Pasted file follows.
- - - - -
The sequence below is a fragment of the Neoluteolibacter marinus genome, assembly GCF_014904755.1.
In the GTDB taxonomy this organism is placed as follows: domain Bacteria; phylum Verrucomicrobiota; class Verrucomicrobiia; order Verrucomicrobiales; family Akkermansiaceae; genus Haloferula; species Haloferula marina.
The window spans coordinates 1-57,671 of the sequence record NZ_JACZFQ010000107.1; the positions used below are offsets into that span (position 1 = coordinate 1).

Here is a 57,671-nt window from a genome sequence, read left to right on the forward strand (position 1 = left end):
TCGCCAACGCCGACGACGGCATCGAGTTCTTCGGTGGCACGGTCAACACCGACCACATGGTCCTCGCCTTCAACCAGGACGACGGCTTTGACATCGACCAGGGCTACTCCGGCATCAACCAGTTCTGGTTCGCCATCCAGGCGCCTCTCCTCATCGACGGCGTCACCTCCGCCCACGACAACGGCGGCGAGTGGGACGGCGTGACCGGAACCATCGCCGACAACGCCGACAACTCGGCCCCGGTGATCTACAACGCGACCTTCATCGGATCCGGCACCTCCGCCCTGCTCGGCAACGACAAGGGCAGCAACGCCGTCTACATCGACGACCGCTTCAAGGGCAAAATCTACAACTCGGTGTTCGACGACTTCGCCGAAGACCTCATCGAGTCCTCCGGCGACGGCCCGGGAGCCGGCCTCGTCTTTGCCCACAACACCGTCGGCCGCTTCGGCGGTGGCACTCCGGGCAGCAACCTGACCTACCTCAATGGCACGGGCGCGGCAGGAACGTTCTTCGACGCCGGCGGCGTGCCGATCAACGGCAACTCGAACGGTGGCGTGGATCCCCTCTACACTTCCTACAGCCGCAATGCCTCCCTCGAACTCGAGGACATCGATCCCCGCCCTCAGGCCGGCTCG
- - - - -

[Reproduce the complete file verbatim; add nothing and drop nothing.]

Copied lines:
The sequence below is a fragment of the Neoluteolibacter marinus genome, assembly GCF_014904755.1.
In the GTDB taxonomy this organism is placed as follows: domain Bacteria; phylum Verrucomicrobiota; class Verrucomicrobiia; order Verrucomicrobiales; family Akkermansiaceae; genus Haloferula; species Haloferula marina.
The window spans coordinates 1-57,671 of the sequence record NZ_JACZFQ010000107.1; the positions used below are offsets into that span (position 1 = coordinate 1).

Here is a 57,671-nt window from a genome sequence, read left to right on the forward strand (position 1 = left end):
TCGCCAACGCCGACGACGGCATCGAGTTCTTCGGTGGCACGGTCAACACCGACCACATGGTCCTCGCCTTCAACCAGGACGACGGCTTTGACATCGACCAGGGCTACTCCGGCATCAACCAGTTCTGGTTCGCCATCCAGGCGCCTCTCCTCATCGACGGCGTCACCTCCGCCCACGACAACGGCGGCGAGTGGGACGGCGTGACCGGAACCATCGCCGACAACGCCGACAACTCGGCCCCGGTGATCTACAACGCGACCTTCATCGGATCCGGCACCTCCGCCCTGCTCGGCAACGACAAGGGCAGCAACGCCGTCTACATCGACGACCGCTTCAAGGGCAAAATCTACAACTCGGTGTTCGACGACTTCGCCGAAGACCTCATCGAGTCCTCCGGCGACGGCCCGGGAGCCGGCCTCGTCTTTGCCCACAACACCGTCGGCCGCTTCGGCGGTGGCACTCCGGGCAGCAACCTGACCTACCTCAATGGCACGGGCGCGGCAGGAACGTTCTTCGACGCCGGCGGCGTGCCGATCAACGGCAACTCGAACGGTGGCGTGGATCCCCTCTACACTTCCTACAGCCGCAATGCCTCCCTCGAACTCGAGGACATCGATCCCCGCCCTCAGGCCGGCTCG